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Publisher's Summary

"The Japanese people had been told they were invulnerable... An attack on the Japanese homeland would cause confusion in the minds of the Japanese people and sow doubt about the reliability of their leaders. There was a second, and equally important, psychological reason for this attack ... Americans badly needed a morale boost." (Jimmy Doolittle)
All Americans are familiar with the "day that will live in infamy." At 9:30 a.m. on Sunday, December 7, 1941, Pearl Harbor, the advanced base of the United States Navy's Pacific Fleet, was ablaze. It had been smashed by aircraft launched by the carriers of the Imperial Japanese Navy. All eight battleships had been sunk or badly damaged, 350 aircraft had been knocked out, and over 2,000 Americans lay dead. Indelible images of the USS Arizona exploding and the USS Oklahoma capsizing and floating upside down have been ingrained in the American conscience ever since. In less than an hour and a half the Japanese had almost wiped out America's entire naval presence in the Pacific.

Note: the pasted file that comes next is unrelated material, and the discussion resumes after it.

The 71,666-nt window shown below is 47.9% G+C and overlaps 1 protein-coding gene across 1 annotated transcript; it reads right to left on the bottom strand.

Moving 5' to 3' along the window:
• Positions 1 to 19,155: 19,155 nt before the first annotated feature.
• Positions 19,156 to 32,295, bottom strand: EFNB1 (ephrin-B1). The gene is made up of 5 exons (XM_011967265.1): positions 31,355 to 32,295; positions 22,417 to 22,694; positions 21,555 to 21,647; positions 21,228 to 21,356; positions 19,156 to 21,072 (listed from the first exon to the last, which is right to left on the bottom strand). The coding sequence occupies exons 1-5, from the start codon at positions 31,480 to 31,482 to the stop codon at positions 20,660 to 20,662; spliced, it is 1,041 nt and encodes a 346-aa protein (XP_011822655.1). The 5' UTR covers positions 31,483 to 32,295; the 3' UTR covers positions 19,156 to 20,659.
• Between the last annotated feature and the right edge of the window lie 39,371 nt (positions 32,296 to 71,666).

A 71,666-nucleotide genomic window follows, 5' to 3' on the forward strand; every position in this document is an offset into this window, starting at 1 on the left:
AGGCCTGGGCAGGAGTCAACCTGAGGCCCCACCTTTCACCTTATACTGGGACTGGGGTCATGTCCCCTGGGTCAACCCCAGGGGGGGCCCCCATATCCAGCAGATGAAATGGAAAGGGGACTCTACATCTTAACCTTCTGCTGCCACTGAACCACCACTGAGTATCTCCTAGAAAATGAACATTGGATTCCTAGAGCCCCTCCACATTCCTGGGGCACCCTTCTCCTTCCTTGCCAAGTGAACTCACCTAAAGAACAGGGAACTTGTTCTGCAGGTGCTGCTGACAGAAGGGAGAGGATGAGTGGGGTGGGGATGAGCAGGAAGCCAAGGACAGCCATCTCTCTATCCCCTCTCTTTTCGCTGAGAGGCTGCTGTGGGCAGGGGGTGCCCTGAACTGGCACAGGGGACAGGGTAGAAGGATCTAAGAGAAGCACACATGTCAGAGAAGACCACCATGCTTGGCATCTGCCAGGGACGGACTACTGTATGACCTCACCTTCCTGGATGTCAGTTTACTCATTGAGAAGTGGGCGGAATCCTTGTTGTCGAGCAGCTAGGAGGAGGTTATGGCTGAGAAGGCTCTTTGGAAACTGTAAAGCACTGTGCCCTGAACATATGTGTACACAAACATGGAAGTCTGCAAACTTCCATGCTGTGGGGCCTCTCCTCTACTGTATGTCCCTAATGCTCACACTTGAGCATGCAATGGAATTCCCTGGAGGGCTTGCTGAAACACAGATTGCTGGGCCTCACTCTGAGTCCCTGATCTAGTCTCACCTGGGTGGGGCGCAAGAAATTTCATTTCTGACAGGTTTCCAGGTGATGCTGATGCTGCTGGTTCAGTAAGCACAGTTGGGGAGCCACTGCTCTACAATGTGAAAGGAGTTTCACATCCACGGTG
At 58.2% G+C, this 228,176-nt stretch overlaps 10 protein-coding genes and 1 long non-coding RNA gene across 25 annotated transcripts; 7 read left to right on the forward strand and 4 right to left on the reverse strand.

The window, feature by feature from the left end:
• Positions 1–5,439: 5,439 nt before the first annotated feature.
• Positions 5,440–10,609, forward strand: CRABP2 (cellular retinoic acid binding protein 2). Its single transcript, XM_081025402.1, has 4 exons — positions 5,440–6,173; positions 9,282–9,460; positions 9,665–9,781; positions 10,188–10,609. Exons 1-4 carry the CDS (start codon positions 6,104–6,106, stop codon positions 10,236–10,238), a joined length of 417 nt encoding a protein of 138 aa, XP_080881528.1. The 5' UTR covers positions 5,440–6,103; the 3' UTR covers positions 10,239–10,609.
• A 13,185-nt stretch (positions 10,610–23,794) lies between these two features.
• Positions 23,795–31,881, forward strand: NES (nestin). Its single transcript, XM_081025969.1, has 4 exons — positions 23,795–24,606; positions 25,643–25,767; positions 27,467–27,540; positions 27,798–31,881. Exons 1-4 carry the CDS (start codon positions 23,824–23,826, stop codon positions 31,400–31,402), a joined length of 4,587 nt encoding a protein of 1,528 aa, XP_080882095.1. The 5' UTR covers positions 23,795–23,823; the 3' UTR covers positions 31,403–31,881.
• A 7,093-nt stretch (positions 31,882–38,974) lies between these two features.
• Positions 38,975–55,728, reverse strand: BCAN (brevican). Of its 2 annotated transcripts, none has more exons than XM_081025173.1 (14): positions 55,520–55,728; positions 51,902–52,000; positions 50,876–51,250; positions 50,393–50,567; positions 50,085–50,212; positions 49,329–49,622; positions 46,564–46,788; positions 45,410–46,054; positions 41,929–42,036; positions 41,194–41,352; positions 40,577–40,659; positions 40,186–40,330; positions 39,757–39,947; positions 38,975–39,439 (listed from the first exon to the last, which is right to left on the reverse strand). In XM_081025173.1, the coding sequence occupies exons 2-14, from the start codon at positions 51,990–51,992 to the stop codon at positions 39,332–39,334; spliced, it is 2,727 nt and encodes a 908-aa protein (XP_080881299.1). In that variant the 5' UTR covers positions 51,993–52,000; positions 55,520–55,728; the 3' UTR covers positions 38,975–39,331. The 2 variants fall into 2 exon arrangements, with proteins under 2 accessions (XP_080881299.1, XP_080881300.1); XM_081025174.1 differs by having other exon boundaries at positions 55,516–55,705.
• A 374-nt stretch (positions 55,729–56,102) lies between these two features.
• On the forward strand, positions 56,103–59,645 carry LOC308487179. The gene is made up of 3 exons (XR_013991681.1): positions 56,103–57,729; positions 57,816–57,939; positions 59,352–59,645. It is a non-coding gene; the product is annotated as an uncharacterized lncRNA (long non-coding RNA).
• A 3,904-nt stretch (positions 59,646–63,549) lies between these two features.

The Americans would turn the war in the Pacific around in the middle of 1942, but in the wake of Pearl Harbor and the Japanese invasion of the Philippines, the country was in desperate need of a morale boost, and it would come in the form of the Doolittle Raid. In part to show that the Japanese were not invincible, and in part to reassure the American public that the nation would not lose the war, the Doolittle Raid included both Army and Navy units that launched 16 land-based medium bombers from an aircraft carrier, a feat that was the first of its kind but also one involving a great deal of risk.
©2012 Charles River Editors (P)2015 Charles River Editors
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